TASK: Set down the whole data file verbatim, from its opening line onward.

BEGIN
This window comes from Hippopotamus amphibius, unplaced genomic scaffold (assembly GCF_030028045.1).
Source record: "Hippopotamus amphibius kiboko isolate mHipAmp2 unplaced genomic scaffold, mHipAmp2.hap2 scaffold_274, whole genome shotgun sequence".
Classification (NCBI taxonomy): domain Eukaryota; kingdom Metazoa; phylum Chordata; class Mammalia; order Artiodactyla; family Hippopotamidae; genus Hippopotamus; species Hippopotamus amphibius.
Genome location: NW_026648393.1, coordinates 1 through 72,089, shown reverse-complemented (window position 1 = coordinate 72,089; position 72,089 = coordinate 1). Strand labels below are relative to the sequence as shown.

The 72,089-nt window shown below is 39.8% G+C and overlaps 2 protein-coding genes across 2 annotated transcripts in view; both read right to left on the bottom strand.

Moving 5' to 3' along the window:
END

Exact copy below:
This window comes from Hippopotamus amphibius, unplaced genomic scaffold (assembly GCF_030028045.1).
Source record: "Hippopotamus amphibius kiboko isolate mHipAmp2 unplaced genomic scaffold, mHipAmp2.hap2 scaffold_274, whole genome shotgun sequence".
Classification (NCBI taxonomy): domain Eukaryota; kingdom Metazoa; phylum Chordata; class Mammalia; order Artiodactyla; family Hippopotamidae; genus Hippopotamus; species Hippopotamus amphibius.
Genome location: NW_026648393.1, coordinates 1 through 72,089, shown reverse-complemented (window position 1 = coordinate 72,089; position 72,089 = coordinate 1). Strand labels below are relative to the sequence as shown.

The 72,089-nt window shown below is 39.8% G+C and overlaps 2 protein-coding genes across 2 annotated transcripts in view; both read right to left on the bottom strand.

Moving 5' to 3' along the window: